Individual learners need individual attention

Daniels starts the week for each of his practicum students with a question: What are your goals this week? Then he sets out to look for personalized learning opportunities for each of them.

He says personal attention from the teacher is key to success for doctors-to-be and for students of all ages. His own three children are in elementary and junior high, where individualized program plans, IPPs, used to be only for students who needed extra help.

“Honestly, every student has an IPP now, whether that’s a kindergarten student or an adult learner in education, law or engineering,” says Daniels, who has also been recognized for his teaching, leadership and innovation by the Association of Faculties of Medicine of Canada and the Canadian Society of Internal Medicine. He was named to Edmonton’s Top 40 under 40 in 2018 and in 2019 was recognized with the McCalla Professorship at the U of A.

“All of these principles can absolutely apply at all levels of education,” Daniels says.

It’s all about the feedback

Medical students learn by doing during their clinical rotations, so constructive feedback is at the heart of Daniels’ approach. Meeuwisse appreciates that.

“Sometimes I wish I could show up to work and totally relax because no one’s going to be watching me through a microscope today, but that’s just part of being a medical student,” says Meeuwisse. “As uncomfortable as it is, that process allows you to grow as a clinician. And without it, I think there would be a lot of people practising subpar medicine.”

Daniels says giving honest feedback to students is one of the hardest parts of his job. When giving a correction to a student, Daniels will identify the deficit and then immediately shift the focus to strategies for how to correct it the next time.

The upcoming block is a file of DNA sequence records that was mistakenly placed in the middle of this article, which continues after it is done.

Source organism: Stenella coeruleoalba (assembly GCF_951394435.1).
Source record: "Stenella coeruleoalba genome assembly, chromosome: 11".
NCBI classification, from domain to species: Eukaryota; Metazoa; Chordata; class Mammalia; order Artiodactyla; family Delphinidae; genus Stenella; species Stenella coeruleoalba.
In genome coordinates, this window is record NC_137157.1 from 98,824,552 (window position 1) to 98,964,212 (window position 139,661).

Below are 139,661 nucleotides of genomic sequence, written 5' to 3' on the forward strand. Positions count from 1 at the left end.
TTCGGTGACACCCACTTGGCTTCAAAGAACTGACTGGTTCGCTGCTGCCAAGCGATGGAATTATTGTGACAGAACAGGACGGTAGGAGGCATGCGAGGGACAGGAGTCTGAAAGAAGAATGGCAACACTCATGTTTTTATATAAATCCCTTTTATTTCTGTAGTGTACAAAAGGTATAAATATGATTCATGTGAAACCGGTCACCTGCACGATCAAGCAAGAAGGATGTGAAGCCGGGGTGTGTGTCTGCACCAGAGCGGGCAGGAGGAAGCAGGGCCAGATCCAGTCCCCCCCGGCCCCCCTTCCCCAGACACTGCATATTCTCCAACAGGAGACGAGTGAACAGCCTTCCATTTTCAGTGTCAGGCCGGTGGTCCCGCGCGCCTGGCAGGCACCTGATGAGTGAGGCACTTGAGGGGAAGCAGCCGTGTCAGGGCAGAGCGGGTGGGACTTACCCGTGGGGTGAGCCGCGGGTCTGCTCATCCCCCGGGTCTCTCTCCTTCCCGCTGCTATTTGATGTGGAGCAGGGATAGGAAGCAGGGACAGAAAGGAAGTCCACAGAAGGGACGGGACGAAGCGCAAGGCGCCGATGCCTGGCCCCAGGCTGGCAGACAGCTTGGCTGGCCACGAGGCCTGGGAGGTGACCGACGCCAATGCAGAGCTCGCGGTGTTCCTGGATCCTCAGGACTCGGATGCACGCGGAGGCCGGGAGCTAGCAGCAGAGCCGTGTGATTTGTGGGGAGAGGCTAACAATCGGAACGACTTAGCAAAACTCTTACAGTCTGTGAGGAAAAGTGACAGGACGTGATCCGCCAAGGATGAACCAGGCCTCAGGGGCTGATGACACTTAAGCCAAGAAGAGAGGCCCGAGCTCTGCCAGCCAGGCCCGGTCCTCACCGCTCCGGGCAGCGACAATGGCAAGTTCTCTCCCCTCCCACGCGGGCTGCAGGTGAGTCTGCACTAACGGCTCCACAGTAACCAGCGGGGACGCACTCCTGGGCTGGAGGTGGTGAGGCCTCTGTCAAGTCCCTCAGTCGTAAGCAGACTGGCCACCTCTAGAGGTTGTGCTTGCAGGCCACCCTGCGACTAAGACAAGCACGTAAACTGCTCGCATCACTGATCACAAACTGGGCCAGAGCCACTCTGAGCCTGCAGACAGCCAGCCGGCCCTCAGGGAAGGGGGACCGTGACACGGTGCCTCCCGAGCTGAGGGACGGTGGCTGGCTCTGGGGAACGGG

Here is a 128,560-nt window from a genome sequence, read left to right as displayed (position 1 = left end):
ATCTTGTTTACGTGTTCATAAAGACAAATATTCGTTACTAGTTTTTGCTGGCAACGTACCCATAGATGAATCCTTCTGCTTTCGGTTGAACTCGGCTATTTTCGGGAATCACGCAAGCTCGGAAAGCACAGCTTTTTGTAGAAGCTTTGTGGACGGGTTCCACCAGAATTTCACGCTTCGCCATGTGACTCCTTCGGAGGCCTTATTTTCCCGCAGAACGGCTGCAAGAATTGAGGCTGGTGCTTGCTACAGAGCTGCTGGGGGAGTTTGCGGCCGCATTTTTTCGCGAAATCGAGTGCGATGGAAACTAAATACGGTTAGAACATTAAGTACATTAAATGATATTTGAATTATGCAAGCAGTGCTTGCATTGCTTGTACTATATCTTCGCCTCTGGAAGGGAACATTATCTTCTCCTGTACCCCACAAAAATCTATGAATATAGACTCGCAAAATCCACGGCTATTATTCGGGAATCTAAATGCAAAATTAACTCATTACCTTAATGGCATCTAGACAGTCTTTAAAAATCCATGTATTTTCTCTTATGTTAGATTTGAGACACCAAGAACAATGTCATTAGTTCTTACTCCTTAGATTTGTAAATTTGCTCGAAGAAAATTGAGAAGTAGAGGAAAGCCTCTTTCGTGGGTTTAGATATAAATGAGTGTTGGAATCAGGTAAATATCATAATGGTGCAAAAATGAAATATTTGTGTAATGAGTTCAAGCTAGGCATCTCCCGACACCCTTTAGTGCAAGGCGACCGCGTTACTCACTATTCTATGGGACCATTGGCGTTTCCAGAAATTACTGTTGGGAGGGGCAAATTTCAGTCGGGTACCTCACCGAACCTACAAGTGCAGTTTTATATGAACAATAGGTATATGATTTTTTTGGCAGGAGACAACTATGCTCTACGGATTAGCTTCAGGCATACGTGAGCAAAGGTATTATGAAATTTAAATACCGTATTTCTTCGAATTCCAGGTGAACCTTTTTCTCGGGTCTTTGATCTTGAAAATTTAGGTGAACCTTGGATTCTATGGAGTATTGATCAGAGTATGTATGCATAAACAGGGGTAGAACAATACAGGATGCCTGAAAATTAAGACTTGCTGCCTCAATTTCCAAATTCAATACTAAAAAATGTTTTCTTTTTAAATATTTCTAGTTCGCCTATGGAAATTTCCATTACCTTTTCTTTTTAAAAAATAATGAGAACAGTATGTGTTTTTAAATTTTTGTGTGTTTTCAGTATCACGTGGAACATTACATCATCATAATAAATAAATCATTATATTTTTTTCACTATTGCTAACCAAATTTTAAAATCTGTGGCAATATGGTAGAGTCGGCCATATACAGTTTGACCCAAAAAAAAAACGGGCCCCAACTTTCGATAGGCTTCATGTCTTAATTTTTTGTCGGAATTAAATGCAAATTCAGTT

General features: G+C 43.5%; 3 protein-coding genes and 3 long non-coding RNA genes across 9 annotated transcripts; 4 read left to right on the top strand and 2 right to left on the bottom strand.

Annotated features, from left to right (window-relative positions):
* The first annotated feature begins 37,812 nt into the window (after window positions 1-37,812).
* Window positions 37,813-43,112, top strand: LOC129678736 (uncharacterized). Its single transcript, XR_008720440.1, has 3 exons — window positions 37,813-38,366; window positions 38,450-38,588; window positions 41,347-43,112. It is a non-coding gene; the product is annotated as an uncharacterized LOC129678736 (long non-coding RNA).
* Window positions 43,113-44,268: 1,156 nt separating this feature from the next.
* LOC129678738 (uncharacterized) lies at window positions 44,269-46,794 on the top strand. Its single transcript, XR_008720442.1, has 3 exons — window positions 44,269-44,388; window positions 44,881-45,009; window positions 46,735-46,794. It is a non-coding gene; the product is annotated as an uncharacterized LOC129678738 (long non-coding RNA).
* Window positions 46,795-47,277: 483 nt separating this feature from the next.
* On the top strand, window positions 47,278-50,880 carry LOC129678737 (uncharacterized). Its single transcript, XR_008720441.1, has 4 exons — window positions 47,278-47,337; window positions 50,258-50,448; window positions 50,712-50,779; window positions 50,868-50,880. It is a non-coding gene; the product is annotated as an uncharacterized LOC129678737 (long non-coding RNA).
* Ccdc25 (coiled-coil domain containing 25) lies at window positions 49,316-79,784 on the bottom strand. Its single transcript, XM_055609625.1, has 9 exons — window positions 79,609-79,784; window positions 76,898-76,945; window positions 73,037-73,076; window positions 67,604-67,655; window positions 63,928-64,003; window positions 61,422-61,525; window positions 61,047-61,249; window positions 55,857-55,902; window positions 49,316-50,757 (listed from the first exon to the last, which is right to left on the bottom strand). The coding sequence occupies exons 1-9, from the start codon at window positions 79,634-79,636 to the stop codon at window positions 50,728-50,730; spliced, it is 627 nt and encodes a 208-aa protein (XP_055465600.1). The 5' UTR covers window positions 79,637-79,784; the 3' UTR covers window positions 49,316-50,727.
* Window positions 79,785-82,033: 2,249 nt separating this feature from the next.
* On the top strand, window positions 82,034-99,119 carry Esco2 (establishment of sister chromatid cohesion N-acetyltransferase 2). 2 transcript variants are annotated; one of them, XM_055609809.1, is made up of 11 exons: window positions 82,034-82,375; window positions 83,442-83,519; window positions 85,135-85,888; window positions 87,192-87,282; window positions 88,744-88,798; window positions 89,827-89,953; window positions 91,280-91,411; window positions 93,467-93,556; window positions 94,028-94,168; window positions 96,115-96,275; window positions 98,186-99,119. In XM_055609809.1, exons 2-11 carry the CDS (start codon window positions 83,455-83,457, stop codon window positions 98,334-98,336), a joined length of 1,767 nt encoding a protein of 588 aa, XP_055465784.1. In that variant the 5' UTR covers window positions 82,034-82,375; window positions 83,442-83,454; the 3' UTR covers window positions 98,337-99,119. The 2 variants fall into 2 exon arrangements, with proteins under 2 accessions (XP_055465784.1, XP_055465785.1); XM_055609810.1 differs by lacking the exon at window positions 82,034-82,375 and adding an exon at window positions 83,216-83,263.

This is part of a conscious shift to an education model called “competency-based medical education.” It means there is a checklist of skills aspiring doctors need to master — not just physical exams but more complex tasks such as leading a family conference or delivering a difficult diagnosis. The only way to achieve competency is to try the skill, get feedback from a teacher who observes you, reflect on the feedback, then try again and get more feedback — a virtuous loop of continuous improvement.

“One of the key principles of competency-based medical education is giving learners more autonomy to go after what they need, rather than following the old pattern of the teacher deciding what gets taught,” Daniels says.

Turning assessment into a path forward

Of course, there’s a test at the end, to determine whether you’ve learned enough to move to the next level. For med students, one of the most daunting is the Objective Structured Clinical Examination, or OSCE, where everyone is assessed on how well they face a series of standardized patient scenarios — delivering a cancer diagnosis, exploring a report of chest pain, examining a knee.

Daniels and a team of other clinical educators won the 2021-2022 David Cook award for making the OSCE assessment methods more transparent, including adding an electronic marking system that means students find out how they did within hours.

Even if students pass, Daniels explains, the assessment guides the students’ next stage of development. 

“They write a new learning plan, and when we follow up again in three months, we find it is actually predictive of changed behaviour in the clinical environment with real patients,” Daniels says.

Practice makes perfect, although Daniels is quick to say he never suggests to students that he knows everything. He explains humbly that he will provide strategies to look up information he doesn’t have top of mind.

Daniels feels a combination of excitement and apprehension as the new school term begins. There are 162 new medical students at the U of A this year, and he wants to be sure each one gets what they need to become a future doctor that he’s proud to call a colleague.

He thinks back to a quote from Henry Ford, who said he could produce cars in any colour so long as it was black.

“It’s so easy to make a simple machine that makes one product, but we’re trying to develop diverse medical students to meet the needs of a diverse population.”